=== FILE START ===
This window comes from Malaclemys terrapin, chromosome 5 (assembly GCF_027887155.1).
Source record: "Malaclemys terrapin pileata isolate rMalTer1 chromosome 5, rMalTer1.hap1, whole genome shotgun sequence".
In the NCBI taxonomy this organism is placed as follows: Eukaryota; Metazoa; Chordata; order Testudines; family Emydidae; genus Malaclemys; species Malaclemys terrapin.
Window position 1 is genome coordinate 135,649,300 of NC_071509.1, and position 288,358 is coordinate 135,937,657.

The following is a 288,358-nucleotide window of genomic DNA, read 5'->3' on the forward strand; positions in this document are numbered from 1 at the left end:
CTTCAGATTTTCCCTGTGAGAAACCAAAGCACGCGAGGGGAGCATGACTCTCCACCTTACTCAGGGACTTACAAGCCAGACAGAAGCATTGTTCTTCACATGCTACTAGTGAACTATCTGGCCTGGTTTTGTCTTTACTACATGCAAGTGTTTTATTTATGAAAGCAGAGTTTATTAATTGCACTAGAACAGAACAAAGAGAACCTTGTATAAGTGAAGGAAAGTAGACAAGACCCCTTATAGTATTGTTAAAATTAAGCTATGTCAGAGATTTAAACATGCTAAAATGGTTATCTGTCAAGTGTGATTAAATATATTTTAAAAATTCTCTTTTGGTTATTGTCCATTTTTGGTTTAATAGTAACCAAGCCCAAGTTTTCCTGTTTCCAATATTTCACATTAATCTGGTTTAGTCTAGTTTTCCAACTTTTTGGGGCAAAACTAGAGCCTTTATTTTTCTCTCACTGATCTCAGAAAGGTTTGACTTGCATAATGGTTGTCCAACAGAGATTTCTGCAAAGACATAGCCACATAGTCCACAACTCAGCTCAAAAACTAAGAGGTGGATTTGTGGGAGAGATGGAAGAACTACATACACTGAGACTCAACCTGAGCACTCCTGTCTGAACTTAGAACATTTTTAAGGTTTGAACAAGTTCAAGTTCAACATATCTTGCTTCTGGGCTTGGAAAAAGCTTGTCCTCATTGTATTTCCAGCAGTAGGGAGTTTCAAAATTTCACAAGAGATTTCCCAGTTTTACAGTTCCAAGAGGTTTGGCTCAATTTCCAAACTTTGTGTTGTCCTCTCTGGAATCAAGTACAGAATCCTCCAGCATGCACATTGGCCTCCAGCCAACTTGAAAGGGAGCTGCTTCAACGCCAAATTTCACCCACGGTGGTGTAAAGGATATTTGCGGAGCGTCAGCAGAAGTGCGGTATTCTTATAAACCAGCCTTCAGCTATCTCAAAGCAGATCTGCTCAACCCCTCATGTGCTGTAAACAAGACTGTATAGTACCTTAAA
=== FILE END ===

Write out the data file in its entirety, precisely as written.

This window comes from Malaclemys terrapin, chromosome 5 (assembly GCF_027887155.1).
Source record: "Malaclemys terrapin pileata isolate rMalTer1 chromosome 5, rMalTer1.hap1, whole genome shotgun sequence".
In the NCBI taxonomy this organism is placed as follows: Eukaryota; Metazoa; Chordata; order Testudines; family Emydidae; genus Malaclemys; species Malaclemys terrapin.
Window position 1 is genome coordinate 135,649,300 of NC_071509.1, and position 288,358 is coordinate 135,937,657.

The following is a 288,358-nucleotide window of genomic DNA, read 5'->3' on the forward strand; positions in this document are numbered from 1 at the left end:
CTTCAGATTTTCCCTGTGAGAAACCAAAGCACGCGAGGGGAGCATGACTCTCCACCTTACTCAGGGACTTACAAGCCAGACAGAAGCATTGTTCTTCACATGCTACTAGTGAACTATCTGGCCTGGTTTTGTCTTTACTACATGCAAGTGTTTTATTTATGAAAGCAGAGTTTATTAATTGCACTAGAACAGAACAAAGAGAACCTTGTATAAGTGAAGGAAAGTAGACAAGACCCCTTATAGTATTGTTAAAATTAAGCTATGTCAGAGATTTAAACATGCTAAAATGGTTATCTGTCAAGTGTGATTAAATATATTTTAAAAATTCTCTTTTGGTTATTGTCCATTTTTGGTTTAATAGTAACCAAGCCCAAGTTTTCCTGTTTCCAATATTTCACATTAATCTGGTTTAGTCTAGTTTTCCAACTTTTTGGGGCAAAACTAGAGCCTTTATTTTTCTCTCACTGATCTCAGAAAGGTTTGACTTGCATAATGGTTGTCCAACAGAGATTTCTGCAAAGACATAGCCACATAGTCCACAACTCAGCTCAAAAACTAAGAGGTGGATTTGTGGGAGAGATGGAAGAACTACATACACTGAGACTCAACCTGAGCACTCCTGTCTGAACTTAGAACATTTTTAAGGTTTGAACAAGTTCAAGTTCAACATATCTTGCTTCTGGGCTTGGAAAAAGCTTGTCCTCATTGTATTTCCAGCAGTAGGGAGTTTCAAAATTTCACAAGAGATTTCCCAGTTTTACAGTTCCAAGAGGTTTGGCTCAATTTCCAAACTTTGTGTTGTCCTCTCTGGAATCAAGTACAGAATCCTCCAGCATGCACATTGGCCTCCAGCCAACTTGAAAGGGAGCTGCTTCAACGCCAAATTTCACCCACGGTGGTGTAAAGGATATTTGCGGAGCGTCAGCAGAAGTGCGGTATTCTTATAAACCAGCCTTCAGCTATCTCAAAGCAGATCTGCTCAACCCCTCATGTGCTGTAAACAAGACTGTATAGTACCTTAAA